- Sylvia Allen: Featured Fundraiser
- Economic Troubles: Featured Fundraiser Tom McLagan
- Cass Wheeler: Featured Fundraiser
I read each reply and started to wonder, do I really want to pursue a career in a place where these types of heated discussions are the norm rather than the exception? Where at certain times egos and credentials are more important that compassion and context? Then I thought to myself, who am I kidding? My ego is what got me here in the first place. I decided to pursue my PhD so I could stand on my soap box and share my expertise with the nonprofit world! So my impassioned pleas about nonprofit operations, technology, education etc would be heard!
After I enrolled in the program I quickly learned its not about the soap box, its about the collective knowledge that's in the room. Its about finding that balance where the information gets across but differing opinions are being heard. This is where teaching becomes an art, an interpersonal dance of when to speak up and when to shut up. Before I began this PhD journey, would react if things didn't go my way or if I disagreed with my boss or co-worker. Now I recognize its not just about the work, its about the interpersonal skills behind it. I now make the effort to pause and reflect in the moment and wonder, should I react in the moment? What will be the consequences? I can still get my point across and be heard without getting offended or upset in the process.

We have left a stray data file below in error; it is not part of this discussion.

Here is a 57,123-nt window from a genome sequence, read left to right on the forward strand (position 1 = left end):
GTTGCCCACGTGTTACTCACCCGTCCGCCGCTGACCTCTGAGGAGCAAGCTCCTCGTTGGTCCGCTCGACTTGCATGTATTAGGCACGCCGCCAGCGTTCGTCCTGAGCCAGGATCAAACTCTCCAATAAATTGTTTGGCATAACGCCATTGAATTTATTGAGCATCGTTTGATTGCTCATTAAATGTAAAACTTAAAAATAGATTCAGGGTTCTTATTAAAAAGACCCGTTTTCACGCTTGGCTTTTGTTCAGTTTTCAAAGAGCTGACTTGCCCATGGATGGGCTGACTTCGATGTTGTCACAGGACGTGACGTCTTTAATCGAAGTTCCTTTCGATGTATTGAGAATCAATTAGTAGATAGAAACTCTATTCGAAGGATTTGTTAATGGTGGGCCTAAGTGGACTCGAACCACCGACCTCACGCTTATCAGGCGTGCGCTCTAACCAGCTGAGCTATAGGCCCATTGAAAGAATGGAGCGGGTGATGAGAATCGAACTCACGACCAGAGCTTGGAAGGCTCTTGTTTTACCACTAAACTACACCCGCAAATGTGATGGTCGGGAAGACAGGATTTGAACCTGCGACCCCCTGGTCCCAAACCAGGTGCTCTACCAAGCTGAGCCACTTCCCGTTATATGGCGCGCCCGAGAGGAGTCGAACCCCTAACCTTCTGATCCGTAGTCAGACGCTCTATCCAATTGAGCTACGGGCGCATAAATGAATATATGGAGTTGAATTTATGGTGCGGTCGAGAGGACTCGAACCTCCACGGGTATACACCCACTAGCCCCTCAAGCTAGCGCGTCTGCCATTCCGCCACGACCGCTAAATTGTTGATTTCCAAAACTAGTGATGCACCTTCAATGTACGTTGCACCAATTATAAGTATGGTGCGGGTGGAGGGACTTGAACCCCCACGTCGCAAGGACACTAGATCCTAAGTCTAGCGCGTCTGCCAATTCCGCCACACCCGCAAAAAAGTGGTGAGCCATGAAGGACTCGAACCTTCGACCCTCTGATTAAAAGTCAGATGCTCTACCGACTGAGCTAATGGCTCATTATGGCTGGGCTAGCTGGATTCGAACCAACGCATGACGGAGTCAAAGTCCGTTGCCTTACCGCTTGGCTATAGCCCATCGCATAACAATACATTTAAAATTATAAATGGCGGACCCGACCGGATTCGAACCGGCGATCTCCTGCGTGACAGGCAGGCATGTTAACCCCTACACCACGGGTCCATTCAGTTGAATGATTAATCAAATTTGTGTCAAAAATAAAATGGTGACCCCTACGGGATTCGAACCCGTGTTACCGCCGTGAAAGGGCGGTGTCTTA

If you're reading this and interpersonal skills come easily to you, that's awesome! But for those of us that are task oriented or methodical, stopping to reflect is challenging! I've learned that developing interpersonal skills is a life long journey for me and I'm still an infant in that regard. Someone recently asked me what I was planning to do after my PhD and I responded by saying "Try to pursue a tenure track nonprofit faculty position or try to work for a nonprofit infrastructure organization like the Independent Sector." This person was surprised by my response and said, "I don't know why you are pursuing your PhD if you are not going to go into academia." I responded and explained that whatever decision I make I know one thing is for sure, that my PhD has been one of the best decisions of my life. I've developed my teaching skills (off the soap box), I've learned how to do methodologically sound research, and most of all I've developed my interpersonal skills.
So whether I end up in academia, the nonprofit sector, or both, my PhD has given me the interpersonal skills to handle anything and anyone as blazing as they might be.